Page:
In remaking the 2002 Hong Kong thriller Infernal Affairs, Martin Scorsese deepened its themes of identity struggle and personal ethics, turning a fine genre picture into a baroque morality play. The Departed starred Leonardo DiCaprio and Matt Damon as young Boston cops whose lives take very different paths, and Jack Nicholson as the Irish mob boss with whom they become fatally intertwined. It had a certain grandeur to it, no question.
The must-see horror film of 2017, It, was based on a Stephen King novel that was made into a cult TV mini-series in 1990. The TV drama starred Tim Curry as the shape-shifting demon that inhabits the sewers of a small Maine town and lures children to their doom: he was excellent, the production values and special effects less so. Andrés Muschietti's movie made the most of the story's visual potential and caught the wicked spirit of King's novel.
And which A Star is Born do you prefer? There are four versions to choose from, all very fine: the original 1937 melodrama; the 1950s version starring Judy Garland; the denim-themed 1970s Barbra Streisand remake, and Bradley Cooper's 2018 take. My favourite would have to be the one from 1954, especially the moment when James Mason's has-been actor Norman Maine staggers onstage during Esther's Oscar acceptance speech. But I thought Cooper's remake was terrific, and totally justified its existence.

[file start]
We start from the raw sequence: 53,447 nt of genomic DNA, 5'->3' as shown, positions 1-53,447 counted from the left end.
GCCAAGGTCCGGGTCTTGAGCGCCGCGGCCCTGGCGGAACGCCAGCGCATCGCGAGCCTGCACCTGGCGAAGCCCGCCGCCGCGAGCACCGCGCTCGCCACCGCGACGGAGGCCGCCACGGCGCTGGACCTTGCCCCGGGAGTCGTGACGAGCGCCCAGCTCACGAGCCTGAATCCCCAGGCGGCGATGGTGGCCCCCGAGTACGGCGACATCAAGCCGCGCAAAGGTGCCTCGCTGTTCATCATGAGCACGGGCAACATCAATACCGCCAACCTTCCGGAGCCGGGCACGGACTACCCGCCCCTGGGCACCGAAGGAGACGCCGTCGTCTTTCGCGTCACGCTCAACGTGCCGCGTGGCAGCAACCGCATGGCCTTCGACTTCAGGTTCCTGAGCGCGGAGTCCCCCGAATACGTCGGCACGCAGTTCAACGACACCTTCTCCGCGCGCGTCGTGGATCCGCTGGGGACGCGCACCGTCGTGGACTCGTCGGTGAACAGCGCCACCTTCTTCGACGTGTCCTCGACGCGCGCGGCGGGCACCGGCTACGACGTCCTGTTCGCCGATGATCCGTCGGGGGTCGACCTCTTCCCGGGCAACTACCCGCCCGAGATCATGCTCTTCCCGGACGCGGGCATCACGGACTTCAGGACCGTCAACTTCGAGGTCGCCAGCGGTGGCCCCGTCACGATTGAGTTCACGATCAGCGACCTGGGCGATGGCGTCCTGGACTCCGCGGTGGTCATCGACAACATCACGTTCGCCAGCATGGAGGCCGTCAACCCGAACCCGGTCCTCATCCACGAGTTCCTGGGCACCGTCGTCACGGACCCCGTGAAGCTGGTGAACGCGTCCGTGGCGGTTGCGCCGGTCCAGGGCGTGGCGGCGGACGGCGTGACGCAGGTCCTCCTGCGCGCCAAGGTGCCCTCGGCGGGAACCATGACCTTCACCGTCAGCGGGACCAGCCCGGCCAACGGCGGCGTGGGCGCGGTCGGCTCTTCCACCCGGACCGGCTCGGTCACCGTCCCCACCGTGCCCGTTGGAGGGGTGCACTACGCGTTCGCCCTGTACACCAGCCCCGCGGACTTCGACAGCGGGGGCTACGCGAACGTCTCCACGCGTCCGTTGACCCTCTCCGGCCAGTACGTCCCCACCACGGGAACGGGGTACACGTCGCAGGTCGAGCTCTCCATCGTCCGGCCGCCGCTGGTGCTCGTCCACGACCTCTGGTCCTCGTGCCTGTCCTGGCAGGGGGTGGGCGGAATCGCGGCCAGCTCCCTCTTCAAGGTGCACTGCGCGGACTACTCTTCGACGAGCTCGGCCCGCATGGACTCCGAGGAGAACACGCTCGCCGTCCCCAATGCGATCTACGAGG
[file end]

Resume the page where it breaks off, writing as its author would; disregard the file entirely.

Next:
Not all remakes do, however. The Coen brothers may have got it right with True Grit, but their 2004 'reimagining' of the classic Ealing comedy The Ladykillers was regrettable, with Tom Hanks attempting to channel the original Alec Guinness performance, and failing dismally. Worse still was City of Angels, a mawkish Hollywood remake of Wim Wenders' sublime 1987 arthouse masterpiece Wings of Desire.
Though it was controversial in its day, and did poorly at the box-office, Mike Hodges' 1971 crime thriller Get Carter is now considered one of the greatest British films ever made. It did not deserve the bland and forgettable 2000 remake, in which the remorseless mob hit-man Jack Carter is reimagined as an overdressed gentleman assassin played by Sylvester Stallone.
And the worst remake of all? These things are subjective, but it would be hard to go past Gus van Sant's shot-for-shot remake of Alfred Hitchcock's Psycho, a bizarre devotional exercise that managed to make a chilling story simultaneously less interesting, and more seedy.